He said all that took him about 10 seconds. “It’s physically impossible” for a human to complete the necessary steps in that amount of time, he said.

MIDA later published statistics about which apartments were sold and when. According to their data, the first unit was viewed 6.23 seconds after the sale began, and that the buyer chose the house 1.52 seconds after that. The last apartment to go was viewed a full 11 minutes and 26.5 seconds after the sales began, and was picked two minutes and 1.97 seconds after that. Most of the sales took place in under a minute.

But on social media, those who took part said the sales in fact took place much faster, and said that they must have been either sold beforehand, or bought with bots.

“Even after 11 minutes )))” one Facebook user commented, attaching a screenshot of a web page reading “The apartment you are currently looking for is not available for sale.” “This is the page I saw after eight seconds,” she wrote. “Why are they doing this? What kind of game is MIDA playing?”

Osman Gunduz, the head of the independent NGO Azerbaijan Internet Forum, called on the agency to release raw data providing more information about the sales process.

“MIDA says that the selection of housing began after six seconds,” Gunduz wrote on Facebook. “Many claim that they entered the system in 2-3-4-5 seconds but could not find apartments to choose from.” He said the agency should “clarify the issue of bots.”

Under another of Gunduz’s posts, one user commented that the system seems to be rigged against the disadvantaged people it purports to serve.

“How are poor people expected to have the IT skills to work so quickly and nimbly on the computer to fill out this form in five or 10 seconds,” he asked. “A poor person who can do this could go to a normal place, get a normal salary, and buy an apartment with a mortgage.”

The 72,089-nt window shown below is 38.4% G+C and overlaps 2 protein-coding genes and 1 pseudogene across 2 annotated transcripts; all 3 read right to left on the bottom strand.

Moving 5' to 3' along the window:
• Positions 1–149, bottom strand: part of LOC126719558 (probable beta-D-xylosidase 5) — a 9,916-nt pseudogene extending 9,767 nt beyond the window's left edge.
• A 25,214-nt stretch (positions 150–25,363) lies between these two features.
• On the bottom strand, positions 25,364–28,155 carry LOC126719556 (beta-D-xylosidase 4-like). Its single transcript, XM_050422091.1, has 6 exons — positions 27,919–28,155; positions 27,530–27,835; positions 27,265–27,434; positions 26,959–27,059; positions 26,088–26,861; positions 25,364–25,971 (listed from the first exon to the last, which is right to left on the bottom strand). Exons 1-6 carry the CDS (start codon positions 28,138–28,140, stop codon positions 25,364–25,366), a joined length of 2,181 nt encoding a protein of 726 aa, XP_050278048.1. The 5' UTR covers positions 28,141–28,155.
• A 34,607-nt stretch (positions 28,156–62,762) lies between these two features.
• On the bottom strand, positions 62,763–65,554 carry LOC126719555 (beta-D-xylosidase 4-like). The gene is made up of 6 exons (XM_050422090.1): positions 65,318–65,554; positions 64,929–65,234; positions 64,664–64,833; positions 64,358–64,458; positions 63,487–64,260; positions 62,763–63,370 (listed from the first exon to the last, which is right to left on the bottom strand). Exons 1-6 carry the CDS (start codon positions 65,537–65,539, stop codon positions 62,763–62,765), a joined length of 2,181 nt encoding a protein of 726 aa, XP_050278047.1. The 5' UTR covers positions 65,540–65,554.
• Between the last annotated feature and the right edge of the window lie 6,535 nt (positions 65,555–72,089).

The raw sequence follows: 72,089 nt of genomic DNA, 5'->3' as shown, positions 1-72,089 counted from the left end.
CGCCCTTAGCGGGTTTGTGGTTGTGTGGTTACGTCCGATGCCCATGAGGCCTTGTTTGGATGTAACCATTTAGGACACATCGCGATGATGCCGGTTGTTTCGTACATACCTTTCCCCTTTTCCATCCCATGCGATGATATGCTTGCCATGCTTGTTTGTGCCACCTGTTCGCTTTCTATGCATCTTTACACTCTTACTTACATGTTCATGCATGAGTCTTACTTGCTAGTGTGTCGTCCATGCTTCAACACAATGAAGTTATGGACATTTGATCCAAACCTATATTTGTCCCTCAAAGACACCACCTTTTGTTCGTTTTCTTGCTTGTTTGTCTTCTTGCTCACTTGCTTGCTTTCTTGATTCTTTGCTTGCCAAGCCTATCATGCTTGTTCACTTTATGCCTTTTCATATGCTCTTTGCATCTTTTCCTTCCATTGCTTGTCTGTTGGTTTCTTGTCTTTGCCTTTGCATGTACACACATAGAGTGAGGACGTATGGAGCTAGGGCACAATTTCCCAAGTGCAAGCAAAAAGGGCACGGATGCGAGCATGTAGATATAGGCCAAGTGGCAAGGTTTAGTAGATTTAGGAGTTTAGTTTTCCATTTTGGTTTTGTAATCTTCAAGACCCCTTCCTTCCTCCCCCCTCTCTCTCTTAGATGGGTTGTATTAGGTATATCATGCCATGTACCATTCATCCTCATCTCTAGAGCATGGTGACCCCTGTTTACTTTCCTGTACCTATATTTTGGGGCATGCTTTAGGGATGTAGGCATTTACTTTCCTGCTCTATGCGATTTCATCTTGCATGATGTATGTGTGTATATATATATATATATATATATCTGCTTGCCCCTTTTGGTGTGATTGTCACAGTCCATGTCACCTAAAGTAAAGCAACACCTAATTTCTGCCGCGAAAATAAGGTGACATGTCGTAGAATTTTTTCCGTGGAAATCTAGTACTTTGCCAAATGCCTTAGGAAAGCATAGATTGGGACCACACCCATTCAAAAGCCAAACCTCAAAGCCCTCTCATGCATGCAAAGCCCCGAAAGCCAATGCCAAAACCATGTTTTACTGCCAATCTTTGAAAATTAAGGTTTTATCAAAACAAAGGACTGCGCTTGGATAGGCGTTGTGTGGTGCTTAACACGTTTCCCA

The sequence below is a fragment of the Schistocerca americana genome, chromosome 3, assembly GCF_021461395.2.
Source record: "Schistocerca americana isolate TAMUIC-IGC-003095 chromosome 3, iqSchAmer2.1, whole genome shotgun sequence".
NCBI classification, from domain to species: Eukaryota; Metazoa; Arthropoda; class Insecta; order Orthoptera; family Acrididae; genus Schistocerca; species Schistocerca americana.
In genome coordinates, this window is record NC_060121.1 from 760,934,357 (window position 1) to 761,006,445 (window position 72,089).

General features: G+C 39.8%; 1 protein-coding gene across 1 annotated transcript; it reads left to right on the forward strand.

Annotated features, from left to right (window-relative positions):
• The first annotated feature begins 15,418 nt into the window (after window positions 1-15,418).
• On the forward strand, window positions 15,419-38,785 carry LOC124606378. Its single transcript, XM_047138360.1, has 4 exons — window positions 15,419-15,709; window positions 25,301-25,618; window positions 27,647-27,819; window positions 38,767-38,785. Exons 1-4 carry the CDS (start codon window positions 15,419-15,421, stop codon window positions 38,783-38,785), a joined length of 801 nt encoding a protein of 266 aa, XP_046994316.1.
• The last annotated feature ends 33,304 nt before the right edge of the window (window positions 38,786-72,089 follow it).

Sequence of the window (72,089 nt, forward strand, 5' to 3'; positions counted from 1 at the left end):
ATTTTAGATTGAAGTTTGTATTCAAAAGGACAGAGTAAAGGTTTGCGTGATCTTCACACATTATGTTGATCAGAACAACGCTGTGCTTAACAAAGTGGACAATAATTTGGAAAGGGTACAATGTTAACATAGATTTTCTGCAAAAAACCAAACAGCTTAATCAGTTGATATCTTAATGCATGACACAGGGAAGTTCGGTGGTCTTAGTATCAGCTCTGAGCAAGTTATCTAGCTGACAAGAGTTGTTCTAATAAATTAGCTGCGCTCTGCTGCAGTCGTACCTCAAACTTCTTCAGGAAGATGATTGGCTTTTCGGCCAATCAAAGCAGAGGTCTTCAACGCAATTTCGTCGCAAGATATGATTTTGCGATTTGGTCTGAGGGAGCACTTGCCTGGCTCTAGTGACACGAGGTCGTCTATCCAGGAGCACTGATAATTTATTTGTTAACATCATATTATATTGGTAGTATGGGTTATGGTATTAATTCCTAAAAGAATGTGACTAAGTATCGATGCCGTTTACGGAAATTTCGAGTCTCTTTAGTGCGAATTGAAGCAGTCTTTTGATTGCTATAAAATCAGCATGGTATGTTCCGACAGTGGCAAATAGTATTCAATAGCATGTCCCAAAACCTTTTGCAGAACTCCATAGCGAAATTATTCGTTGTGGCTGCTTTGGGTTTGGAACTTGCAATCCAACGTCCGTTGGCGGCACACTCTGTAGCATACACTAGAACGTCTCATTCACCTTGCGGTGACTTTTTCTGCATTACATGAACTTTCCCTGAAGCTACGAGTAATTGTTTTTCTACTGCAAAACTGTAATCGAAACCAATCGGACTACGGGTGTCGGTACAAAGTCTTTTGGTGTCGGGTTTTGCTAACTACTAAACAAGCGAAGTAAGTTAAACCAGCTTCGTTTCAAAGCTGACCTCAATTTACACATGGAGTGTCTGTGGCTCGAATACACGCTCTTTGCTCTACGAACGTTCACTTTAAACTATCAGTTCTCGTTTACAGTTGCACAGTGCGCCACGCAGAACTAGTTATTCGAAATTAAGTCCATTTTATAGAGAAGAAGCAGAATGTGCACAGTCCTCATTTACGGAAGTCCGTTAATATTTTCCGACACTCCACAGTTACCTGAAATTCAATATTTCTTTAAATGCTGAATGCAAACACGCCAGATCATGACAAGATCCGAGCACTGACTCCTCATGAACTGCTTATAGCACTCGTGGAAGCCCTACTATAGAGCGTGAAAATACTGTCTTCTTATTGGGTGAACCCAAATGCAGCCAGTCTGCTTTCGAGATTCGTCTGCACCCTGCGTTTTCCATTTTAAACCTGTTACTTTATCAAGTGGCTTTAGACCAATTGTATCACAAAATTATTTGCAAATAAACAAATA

Some people seem to benefit from the system, however.

Social media accounts have popped up claiming to be able to guarantee that they can help a person buy a house on the system. One Instagram account, MIDA Social Housing, boasted: “Unlike others, we do not make false promises,” under a post of a house it claimed to have bought for a woman. “Our work is plain for anyone to see. [...] I hope one day we will make you happy.”

A comment under that post advertised an apartment that the user claimed to have bought in a previous sale. “Three-room apartment won in Hovsan is on sale now. It was bought with cash, so also is on sale with cash,” the comment read. MIDA conducted several sales in Hovsan, another district of Baku, in 2020 and 2021. The rules of buying apartments through MIDA forbid their resale for three years.

Some officials have promised to do something about the issue.

“The fact that MIDA sold 442 apartments in a few seconds doesn’t reflect the truth,” Tahir Rzayev, a member of parliament, told local media. “No matter how great the technology, it is impossible to sell more than 400 apartments in just 4-5 seconds. It would be convincing if it took at least 20 minutes or half an hour.”

Another MP, Vahid Ahmadov, said that MIDA officials need to clarify the issue. “These are not built with their personal money, this is state-funded property,” he said.

So far, though, the only statement MIDA has made is that sale of the 442 apartments was “successfully conducted.”


Ulkar Natiqqizi is a reporter based in Baku.